You’re probably here because you are considering the purchase of an electric car. That’s great, because recent advances in battery technology mean that going electric is a realistic proposition for an increasing number of people.
As a result, the pros are beginning to outweigh the cons when it comes to justifying an electric car. However, these vehicles aren’t suitable for everyone – not yet, anyway.
Here, we’ve created a list of the pros and cons of an electric car, so you can decide if the time is right to ditch petrol or diesel.
The pros of an electric car
All electric cars offer zero tailpipe emissions, which is great for local air quality and the planet. While energy is required to build a car, and electricity is used to recharge the batteries, the latest research shows electric cars are less emission-intensive than their fossil fuel counterparts.
Lower running costs
An electric car should be cheaper to run than the petrol or diesel equivalent. There are a number of online tools that allow you to calculate how much it will cost to run an electric vehicle, with the option to select your home electricity tariff and car.
One such tool can be found on the EDF Energy website. Using the Renault Zoe as an example, with a 7kW home charger and an electricity price of 8p, it will cost £4.16 to charge a Zoe. This works out at 1.8p per mile.
A typical petrol or diesel car costs around 12p per mile, so the cost for driving the same distance (230 miles) would be £27.60. That’s a saving of £23.44 in the Renault Zoe.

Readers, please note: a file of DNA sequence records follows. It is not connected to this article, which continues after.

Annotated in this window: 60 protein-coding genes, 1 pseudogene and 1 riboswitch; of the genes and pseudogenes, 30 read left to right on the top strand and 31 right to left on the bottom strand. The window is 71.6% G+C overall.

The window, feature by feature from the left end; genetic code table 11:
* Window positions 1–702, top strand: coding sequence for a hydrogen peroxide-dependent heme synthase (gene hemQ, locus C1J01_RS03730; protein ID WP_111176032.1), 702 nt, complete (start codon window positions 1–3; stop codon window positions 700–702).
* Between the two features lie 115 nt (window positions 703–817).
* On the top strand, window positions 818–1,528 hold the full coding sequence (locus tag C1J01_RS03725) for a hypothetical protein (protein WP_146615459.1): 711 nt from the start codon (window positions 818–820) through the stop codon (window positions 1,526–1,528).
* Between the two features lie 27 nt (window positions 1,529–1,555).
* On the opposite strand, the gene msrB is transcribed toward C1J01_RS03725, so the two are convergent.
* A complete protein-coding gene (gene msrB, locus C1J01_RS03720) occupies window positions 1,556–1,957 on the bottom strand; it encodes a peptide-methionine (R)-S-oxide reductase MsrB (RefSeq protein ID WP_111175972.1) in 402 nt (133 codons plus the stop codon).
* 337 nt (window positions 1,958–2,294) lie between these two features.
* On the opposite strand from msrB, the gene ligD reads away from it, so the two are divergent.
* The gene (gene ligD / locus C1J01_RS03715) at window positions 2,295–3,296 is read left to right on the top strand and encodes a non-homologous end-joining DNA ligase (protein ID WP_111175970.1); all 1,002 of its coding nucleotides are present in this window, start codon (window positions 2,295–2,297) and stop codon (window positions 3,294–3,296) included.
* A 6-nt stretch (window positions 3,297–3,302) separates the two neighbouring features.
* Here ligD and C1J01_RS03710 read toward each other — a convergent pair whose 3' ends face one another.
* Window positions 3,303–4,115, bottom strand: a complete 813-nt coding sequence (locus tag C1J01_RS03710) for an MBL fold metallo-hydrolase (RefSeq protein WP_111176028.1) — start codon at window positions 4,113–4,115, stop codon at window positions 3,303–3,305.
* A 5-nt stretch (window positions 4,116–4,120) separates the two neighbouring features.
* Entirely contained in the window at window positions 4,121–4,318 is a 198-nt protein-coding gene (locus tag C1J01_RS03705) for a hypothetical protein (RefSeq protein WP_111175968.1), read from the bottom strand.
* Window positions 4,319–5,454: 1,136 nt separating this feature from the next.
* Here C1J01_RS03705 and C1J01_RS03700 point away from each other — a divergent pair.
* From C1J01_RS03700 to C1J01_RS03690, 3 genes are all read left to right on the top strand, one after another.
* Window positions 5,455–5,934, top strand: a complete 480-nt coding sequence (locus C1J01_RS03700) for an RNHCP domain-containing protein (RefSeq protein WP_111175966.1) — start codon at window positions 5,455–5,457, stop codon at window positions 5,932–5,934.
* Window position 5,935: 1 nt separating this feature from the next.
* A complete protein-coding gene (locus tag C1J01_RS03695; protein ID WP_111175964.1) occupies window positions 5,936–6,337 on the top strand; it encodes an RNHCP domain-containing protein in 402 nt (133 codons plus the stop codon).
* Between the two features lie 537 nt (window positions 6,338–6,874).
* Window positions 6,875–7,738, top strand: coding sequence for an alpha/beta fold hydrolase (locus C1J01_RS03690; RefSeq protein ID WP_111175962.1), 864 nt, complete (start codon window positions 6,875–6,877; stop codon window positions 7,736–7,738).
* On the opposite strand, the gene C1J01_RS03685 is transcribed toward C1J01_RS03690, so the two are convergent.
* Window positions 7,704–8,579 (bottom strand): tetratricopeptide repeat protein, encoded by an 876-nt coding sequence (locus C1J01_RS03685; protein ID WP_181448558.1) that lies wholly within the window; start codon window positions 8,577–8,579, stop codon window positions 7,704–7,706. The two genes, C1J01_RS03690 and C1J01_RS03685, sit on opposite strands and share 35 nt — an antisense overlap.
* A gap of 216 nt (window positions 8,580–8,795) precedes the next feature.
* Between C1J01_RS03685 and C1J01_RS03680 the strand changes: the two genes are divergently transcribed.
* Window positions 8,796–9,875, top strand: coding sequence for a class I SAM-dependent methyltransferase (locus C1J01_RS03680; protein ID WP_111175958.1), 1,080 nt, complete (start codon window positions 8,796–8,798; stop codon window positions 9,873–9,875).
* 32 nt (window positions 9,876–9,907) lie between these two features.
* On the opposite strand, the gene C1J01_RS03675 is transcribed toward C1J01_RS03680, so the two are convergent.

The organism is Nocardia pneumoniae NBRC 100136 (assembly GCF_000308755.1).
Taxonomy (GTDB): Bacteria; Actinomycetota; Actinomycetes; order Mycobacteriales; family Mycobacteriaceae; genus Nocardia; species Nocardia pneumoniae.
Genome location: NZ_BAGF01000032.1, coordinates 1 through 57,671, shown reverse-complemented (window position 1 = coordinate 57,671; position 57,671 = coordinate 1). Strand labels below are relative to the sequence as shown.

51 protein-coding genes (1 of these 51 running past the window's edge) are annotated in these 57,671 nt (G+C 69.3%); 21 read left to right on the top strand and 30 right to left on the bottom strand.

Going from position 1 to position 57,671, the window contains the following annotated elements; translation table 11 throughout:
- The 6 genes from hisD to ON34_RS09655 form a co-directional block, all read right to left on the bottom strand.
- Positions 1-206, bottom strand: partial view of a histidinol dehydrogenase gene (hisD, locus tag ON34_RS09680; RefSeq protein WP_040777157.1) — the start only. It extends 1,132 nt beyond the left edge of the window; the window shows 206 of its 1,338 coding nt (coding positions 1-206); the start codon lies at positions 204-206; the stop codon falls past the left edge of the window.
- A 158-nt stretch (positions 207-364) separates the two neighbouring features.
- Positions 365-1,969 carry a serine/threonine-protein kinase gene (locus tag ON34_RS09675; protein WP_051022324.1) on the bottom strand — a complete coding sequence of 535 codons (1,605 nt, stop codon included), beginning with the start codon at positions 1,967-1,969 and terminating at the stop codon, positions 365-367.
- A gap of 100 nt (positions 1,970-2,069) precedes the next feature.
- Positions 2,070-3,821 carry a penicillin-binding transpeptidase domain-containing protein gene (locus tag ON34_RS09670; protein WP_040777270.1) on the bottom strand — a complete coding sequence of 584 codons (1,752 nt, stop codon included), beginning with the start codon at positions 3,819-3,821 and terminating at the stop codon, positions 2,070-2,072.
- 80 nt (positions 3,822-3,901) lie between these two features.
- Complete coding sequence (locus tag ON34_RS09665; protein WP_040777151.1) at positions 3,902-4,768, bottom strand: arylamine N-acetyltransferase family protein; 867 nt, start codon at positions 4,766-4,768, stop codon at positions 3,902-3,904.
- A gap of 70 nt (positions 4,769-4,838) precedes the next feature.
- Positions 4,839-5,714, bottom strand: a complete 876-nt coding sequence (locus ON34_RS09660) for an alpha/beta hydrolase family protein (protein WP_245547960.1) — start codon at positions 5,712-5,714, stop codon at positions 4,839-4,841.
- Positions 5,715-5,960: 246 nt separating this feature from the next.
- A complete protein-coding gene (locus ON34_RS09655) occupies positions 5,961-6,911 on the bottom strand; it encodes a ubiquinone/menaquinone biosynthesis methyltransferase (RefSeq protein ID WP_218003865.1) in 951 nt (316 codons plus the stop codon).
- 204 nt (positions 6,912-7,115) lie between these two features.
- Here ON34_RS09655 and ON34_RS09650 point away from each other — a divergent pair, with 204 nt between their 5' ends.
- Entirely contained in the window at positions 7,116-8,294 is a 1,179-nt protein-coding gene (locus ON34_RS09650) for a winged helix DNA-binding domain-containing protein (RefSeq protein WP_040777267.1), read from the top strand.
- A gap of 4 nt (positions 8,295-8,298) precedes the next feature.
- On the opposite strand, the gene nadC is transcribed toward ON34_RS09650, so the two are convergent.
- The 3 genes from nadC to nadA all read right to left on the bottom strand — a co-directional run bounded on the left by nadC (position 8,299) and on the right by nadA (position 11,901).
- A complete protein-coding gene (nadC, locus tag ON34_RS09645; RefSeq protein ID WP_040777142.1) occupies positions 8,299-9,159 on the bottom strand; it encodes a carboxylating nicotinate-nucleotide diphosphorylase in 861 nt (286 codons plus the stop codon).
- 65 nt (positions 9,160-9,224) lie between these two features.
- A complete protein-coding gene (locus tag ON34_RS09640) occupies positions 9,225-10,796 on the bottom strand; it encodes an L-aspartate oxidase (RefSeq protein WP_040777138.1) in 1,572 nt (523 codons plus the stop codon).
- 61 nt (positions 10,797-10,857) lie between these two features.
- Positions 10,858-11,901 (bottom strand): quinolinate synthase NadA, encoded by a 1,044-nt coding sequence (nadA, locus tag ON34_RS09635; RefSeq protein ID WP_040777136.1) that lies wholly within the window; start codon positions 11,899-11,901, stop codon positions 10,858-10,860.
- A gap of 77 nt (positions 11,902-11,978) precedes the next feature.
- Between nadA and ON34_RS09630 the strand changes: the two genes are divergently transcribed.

No Vehicle Excise Duty (VED)
Electric cars are also exempt from paying Vehicle Excise Duty (VED). At the spring Budget, the government announced it was removing the ‘expensive car’ supplement from electric cars costing more than £40,000. From 1 April 2020, ALL zero emission electric cars are VED exempt.
Manufacturers are investing heavily in electric cars, so you could have access to technology absent from other vehicles. For example, it might be possible to pre-heat the car’s cabin from your smartphone, which will be handy on a cold morning. Buy a Tesla Model 3 and you’ll be able to play games and make fart noises via the touchscreen. Whatever floats your boat…
All electric cars offer smooth and immediate acceleration. As a result, they feel particularly rapid in towns and cities, offering an almost comical level of off-the-line pace. Take the Tesla Model S, which can sprint to 60mph in just 2.4 seconds – quick enough to leave most supercars for dead.
Even the more affordable electric cars feel rapid, with the Vauxhall Corsa-e able to hit 60mph in 7.6 seconds.
Once you’ve experienced the near-silent serenity of an electric car, you’ll find it hard to return to the noise of a petrol or diesel engine. It’s not 100 percent quiet – you still get wind, tyre and road noise – but an electric car is far more relaxing to drive.
The government will pay you to drive an electric car. Availability of the Plug-in Car Grant has been extended to 2022-23, as the government prepares for the phasing out of new petrol, diesel and hybrid vehicles.
As a result, electric cars costing less than £50,000 are available with a 35 percent discount, up to a maximum of £3,000.
Cheaper to maintain
With fewer moving parts, an electric car is cheaper to maintain than a petrol or diesel vehicle. You can kiss goodbye to oil changes, spark plugs, belt changes, coolant changes, air filters and transmission oil changes.
However, you’ll still need to visit a garage for tyres, brakes, lights, wipers, tracking, suspension and cabin filtration.
Access to towns and cities
The introduction of Clean Air Zones (CAZ) signals a new era of penalties for driving a polluting vehicle in a town or city. At the very least, electric cars will be exempt from payment, but you could find that electric cars are the only vehicles welcome in urban environments.